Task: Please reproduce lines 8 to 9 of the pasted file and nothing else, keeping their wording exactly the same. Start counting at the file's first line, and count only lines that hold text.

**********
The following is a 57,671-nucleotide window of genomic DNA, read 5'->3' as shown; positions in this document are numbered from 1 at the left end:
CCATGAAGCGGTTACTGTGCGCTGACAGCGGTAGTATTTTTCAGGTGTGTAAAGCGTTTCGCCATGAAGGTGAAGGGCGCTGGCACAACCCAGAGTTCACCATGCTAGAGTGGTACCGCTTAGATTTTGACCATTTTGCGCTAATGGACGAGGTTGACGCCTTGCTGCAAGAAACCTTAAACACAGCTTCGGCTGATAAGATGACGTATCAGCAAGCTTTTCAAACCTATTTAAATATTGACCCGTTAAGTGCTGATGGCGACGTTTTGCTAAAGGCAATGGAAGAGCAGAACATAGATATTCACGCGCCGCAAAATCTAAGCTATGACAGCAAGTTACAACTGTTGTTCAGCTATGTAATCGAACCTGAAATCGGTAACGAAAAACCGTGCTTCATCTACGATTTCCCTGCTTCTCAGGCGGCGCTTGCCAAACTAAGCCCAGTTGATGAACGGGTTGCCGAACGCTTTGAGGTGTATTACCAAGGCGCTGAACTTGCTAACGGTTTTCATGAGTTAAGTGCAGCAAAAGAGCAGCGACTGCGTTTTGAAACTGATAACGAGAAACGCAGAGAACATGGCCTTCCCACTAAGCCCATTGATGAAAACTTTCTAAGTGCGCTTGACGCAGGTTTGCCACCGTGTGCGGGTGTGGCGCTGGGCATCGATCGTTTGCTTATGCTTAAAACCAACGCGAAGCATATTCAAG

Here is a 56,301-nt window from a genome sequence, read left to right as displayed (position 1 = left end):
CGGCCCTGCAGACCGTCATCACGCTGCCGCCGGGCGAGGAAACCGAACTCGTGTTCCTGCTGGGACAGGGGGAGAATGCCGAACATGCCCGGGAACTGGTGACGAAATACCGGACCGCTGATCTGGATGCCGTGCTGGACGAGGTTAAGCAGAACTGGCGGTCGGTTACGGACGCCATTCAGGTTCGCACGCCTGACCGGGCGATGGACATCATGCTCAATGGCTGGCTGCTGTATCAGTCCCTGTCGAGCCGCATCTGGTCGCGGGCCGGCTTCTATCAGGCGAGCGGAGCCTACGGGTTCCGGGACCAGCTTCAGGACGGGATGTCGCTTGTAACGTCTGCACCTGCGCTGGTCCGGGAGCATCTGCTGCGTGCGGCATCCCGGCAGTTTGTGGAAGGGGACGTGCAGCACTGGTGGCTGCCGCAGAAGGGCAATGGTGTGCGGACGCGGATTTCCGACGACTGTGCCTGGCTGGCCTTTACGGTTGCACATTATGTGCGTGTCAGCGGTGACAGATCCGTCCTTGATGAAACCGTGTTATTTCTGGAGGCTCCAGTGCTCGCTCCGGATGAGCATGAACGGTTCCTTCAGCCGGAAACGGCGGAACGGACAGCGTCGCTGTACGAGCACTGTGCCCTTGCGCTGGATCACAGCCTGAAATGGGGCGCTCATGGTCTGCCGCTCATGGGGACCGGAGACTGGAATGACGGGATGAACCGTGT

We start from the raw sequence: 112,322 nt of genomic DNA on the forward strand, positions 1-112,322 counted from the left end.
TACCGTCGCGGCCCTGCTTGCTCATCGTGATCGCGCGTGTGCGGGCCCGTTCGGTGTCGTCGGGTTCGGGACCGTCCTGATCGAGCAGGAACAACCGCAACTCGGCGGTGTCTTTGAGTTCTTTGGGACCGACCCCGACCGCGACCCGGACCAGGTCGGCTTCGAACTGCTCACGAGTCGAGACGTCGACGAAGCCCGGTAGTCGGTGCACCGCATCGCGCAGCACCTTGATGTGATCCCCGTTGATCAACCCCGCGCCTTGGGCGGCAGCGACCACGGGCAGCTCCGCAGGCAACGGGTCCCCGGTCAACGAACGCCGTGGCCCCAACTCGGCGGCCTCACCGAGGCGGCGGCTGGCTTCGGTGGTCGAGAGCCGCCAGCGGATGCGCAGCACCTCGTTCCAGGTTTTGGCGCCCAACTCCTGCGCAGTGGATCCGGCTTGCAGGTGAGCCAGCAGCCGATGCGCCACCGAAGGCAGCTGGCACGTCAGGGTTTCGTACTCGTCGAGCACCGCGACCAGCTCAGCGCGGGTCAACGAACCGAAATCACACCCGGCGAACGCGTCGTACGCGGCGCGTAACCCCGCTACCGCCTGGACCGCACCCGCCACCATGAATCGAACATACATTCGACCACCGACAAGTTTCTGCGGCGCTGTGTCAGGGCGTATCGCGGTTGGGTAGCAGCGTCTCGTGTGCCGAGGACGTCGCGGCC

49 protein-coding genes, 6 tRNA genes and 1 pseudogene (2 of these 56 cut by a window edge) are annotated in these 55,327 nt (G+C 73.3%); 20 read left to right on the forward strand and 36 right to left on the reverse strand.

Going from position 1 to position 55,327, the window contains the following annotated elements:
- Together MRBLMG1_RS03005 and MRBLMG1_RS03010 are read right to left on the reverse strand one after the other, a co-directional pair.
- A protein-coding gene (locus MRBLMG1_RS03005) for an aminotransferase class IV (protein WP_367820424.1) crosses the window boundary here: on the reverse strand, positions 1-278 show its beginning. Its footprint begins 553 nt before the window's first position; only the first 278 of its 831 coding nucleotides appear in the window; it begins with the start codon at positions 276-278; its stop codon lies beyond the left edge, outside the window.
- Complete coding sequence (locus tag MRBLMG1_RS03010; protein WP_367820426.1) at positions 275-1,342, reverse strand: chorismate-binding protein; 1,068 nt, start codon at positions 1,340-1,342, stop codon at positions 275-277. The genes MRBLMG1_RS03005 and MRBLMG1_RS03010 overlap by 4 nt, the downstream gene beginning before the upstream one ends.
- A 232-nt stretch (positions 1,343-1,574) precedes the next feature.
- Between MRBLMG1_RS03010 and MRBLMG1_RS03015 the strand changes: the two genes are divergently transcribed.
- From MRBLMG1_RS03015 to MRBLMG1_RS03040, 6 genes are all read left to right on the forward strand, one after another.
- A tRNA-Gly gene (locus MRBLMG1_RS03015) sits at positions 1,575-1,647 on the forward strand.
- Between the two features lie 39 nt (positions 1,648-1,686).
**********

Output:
Going from position 1 to position 55,327, the window contains the following annotated elements:
- Together MRBLMG1_RS03005 and MRBLMG1_RS03010 are read right to left on the reverse strand one after the other, a co-directional pair.